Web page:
For many years, the ARRL has established Special Amateur Radio Emergency Service Units (ARES) to assist in times of crisis. Each ARES unit “consists of licensed amateurs who have voluntarily registered their qualifications and equipment with their local ARES Directorate for Public Service Disaster Communications,” according to the ARRL’s website. ARES members are trained to work with local emergency management; having your own food, sleeping gear and other supplies to survive in emergencies away from home; and for having pre-planned for their family’s well-being during the ARES team member’s absence.
“In most cases, the amateur radio response to an emergency or disaster is handled by local ARES teams,” Corey said. “However, in the event of large-scale disasters such as a hurricane or major earthquake, ARRL Headquarters will assist local and national ARES teams with equipment, media support, regulatory advice and coordination with national partners.”
“Most of our ARES teams across the country partner with local and national emergency management,” he added. “In most cases, this relationship also allows for closer work with other local response groups such as public safety, hospitals and local VOADs.”
This is certainly the case in Colorado. In 2016, the state legislature officially designated qualified hams as members of Colorado’s new Auxiliary Emergency Communications Unit, under the authority of the Homeland Security and Emergency Management Division. State, within the Ministry of Public Security.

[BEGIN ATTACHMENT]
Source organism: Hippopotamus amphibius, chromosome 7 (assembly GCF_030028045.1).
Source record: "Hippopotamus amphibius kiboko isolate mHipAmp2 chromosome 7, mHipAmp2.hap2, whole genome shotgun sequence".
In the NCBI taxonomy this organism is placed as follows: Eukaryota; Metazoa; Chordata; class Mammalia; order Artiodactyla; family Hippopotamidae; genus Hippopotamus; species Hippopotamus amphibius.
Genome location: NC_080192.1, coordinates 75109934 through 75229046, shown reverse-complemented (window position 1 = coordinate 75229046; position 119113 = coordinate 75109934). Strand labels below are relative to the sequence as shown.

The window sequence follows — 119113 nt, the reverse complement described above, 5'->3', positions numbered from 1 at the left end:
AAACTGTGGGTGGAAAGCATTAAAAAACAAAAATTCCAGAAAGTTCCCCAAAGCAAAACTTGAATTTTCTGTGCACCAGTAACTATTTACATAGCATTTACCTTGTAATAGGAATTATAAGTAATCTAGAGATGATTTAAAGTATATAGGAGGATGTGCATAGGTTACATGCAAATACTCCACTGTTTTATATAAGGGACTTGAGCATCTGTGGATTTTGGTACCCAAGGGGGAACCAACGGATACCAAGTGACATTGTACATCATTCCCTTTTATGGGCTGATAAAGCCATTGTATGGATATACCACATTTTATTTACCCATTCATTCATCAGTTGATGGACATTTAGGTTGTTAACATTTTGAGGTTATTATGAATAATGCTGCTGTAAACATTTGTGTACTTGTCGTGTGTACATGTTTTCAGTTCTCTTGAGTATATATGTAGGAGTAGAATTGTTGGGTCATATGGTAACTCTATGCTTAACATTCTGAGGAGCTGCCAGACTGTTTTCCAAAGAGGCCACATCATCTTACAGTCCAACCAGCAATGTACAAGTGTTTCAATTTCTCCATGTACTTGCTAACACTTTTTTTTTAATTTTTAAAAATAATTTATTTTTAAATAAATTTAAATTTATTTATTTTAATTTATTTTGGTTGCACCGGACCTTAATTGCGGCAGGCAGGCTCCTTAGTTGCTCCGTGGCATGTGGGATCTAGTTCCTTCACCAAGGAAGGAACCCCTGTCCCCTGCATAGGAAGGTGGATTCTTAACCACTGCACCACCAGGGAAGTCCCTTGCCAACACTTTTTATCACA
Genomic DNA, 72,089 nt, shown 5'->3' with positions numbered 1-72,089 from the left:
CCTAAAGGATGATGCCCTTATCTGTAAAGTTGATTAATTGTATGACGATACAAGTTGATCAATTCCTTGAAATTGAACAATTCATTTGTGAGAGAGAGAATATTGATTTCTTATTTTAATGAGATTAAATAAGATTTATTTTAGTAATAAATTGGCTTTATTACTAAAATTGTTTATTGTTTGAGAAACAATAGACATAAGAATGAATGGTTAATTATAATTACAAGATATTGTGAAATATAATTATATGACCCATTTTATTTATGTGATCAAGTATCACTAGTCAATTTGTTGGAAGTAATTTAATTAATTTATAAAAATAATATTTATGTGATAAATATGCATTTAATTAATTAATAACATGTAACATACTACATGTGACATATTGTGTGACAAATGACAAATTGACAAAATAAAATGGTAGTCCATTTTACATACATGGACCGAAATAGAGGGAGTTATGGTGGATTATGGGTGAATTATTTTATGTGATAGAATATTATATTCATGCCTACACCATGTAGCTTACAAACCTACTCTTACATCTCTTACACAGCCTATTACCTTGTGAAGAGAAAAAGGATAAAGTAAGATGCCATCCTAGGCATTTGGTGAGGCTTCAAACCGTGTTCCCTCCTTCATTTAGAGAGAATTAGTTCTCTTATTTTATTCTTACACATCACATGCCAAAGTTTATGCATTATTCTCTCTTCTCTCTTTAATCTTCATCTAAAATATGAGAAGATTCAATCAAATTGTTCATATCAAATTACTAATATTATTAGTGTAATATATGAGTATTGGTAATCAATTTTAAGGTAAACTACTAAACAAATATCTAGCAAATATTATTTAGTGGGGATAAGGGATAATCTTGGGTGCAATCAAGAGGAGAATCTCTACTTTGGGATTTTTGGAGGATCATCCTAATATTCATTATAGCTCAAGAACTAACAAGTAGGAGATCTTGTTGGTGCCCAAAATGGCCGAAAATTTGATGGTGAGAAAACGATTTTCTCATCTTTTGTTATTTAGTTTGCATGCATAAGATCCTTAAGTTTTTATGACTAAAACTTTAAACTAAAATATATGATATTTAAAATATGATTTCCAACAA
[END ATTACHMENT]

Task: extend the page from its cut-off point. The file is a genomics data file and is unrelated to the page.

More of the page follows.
As a result of this new law, Colorado ARES crews are now part of their state’s emergency management team, with their own roles with their state’s emergency management plans and facilities.
“In many EOCs, including the Colorado EOC, ARES has its own space with its own permanently installed radio equipment and antenna installations,” Ciaccia said. “In Boulder, they also maintain a cache of portable equipment that can be deployed as soon as manpower becomes available. This way they never have to worry about getting anyone’s personal gear for use in an emergency.
It should be noted that hams also help emergency officials in less serious situations. For example, “across the United States, amateurs are helping the National Weather Service’s SKYWARN program provide ground truth reports during severe weather events,” Corey said. All told, the growing number of amateur radio operators in the United States are self-funded, fully equipped communicators, many of whom wish to support local emergency managers and first responders in any way possible.
“We have worked extremely hard over the years to become helpful and professional through our support to OEMs and EOCs in our community,” Ciaccia said. “The primary capability that radio amateurs bring to emergency management is our varied modes and frequencies: we can usually create a path of communication when others do not exist. Because of these two important and valuable products that are not usually available to public service entities, we are a great asset to local authorities when needed. »